it clear that he was suspicious of the democratic-socialist ideology for which the United Nations seemed to be standing arid hurt by their apparent inability to understand the origin and qualities of the new regime. He was also well aware of the Nazi power to take immediate revenge should Portugal take any step that could be construed as directly helpful to our cause, At the same time Salazar and the Portuguese people were never for a second in doubt about the true meaning to religion and political sanity Of the Nazi threat to the world. Most eloquent on this subject was the witness of the Cardinal Patriarch of Lisbon. Salazar's personal friend, NAZI THREAT RECEDES
However, times have changed, The Nazi threat was gradually receding. Fears about possible Allied intentions were removed. The Nazis had over
done their propaganda. The people becathe ever more openly pro-Ally. Economic conditions deteriorated and the future became ever more obviously linked with the fortunes of the maritime nations. It was in this rapidly changing atmosphere that negotiations for practical steps to implement the Alliance became possible.
One of the secondary effects of this new phase is bound to be a better sympathy in this country for Salazar himself and the corporative regime which he founded. Only this week a national daily wrote bitterly of them in a main article. We may expect more tact in
future. Consequent on this we may hope for a certain degree of caution in press and political opinion about Continental regimes. It will not be quite so easy to dismiss everything that does not correspond exactly with the wishes of the extreme I.eft as myptoFascism. The applicanon of this to Spain, bound so closely as she is to Portugal, is evident.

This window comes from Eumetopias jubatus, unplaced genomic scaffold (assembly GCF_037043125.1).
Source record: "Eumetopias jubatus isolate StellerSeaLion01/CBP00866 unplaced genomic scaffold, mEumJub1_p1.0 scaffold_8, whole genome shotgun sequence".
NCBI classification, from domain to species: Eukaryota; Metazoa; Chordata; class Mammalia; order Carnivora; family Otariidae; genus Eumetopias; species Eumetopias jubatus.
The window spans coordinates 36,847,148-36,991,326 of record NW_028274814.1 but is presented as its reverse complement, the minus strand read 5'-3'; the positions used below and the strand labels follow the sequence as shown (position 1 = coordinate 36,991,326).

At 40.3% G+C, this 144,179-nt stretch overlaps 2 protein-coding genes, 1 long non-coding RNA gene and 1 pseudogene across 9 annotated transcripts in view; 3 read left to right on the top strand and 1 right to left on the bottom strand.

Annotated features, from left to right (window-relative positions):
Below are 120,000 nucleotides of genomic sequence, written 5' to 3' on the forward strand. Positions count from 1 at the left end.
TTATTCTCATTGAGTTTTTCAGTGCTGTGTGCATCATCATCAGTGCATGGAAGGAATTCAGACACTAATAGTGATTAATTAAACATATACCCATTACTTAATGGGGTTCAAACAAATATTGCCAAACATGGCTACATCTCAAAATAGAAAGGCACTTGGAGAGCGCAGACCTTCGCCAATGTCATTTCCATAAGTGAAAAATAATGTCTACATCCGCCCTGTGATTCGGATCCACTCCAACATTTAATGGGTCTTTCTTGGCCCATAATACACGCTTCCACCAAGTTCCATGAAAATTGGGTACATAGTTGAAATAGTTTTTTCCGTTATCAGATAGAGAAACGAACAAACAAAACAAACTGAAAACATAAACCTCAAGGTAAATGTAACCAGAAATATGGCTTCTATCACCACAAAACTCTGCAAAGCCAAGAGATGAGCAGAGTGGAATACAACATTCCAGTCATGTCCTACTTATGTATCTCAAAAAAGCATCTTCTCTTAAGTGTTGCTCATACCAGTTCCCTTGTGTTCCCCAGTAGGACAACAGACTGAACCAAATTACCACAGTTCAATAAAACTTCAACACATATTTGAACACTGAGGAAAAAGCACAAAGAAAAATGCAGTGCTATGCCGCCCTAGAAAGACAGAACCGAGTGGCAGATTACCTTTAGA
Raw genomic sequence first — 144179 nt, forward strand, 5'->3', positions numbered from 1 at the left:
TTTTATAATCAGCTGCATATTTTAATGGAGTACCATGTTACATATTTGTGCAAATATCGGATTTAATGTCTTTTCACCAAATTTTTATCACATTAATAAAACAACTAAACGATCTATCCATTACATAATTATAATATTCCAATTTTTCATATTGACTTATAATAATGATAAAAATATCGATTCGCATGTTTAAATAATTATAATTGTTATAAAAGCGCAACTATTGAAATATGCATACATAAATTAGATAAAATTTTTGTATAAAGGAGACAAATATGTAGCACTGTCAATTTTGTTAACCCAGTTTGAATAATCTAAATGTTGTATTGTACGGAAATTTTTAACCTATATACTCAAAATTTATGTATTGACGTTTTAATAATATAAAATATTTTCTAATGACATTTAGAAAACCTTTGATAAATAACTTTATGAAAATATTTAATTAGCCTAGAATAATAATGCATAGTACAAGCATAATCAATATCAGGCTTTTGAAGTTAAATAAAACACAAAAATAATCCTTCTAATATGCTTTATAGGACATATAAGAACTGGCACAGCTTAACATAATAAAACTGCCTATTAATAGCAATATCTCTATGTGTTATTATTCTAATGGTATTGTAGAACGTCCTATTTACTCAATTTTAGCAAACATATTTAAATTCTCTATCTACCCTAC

No doubt, too, there may be less suspicion of Papal and Catholic influence abroad. In this regard there are important misconceptions about Portugal. It is by no means a clerical State. It is a secular State with freedom of religion as jealously safe guarded as ire the democracies. And the relations between Portugal and the Church have been determined in a remarkable Concordat that may prove to be a model for other completely secular States the majority of whose inhabitants are Catholics and which desire the best of relations with the Church. This to-day is the Church's ideal rather than any " clericalism."
EFFECT ON EIRE A most interesting point is bound to come to the mind of many Catholics as a result of the new development. They will ask themselves whether Lire's neutrality will be affected ? Will it now be possible to negotiate the Allied use of the Irish ports ?
Despite the contrast between past historical relations in the two cases, there is indeed a very close similarity between the position of Portugal and of Eire to-day. There is the same majority sympathy fot our cause, the same removal of fear of German revenge for any active step, the same need for Allied bases and the same linking of future economic fortunes with the Allied cause. -And if Eire remains suspicious of Britain because of the past, there is tive opportunity of doing a deal with America.
It cannot be doubted that Eire will be greatly impressed by the arrangement, and it rosy be that skilful negotiations on our part conducted in a generous and tactful spirit would now result in arrangements which, important as they would be to us in the finishing off of the war, would be even more important in opening tip a happier chapter of mutual co-operation between Britain and Ireland.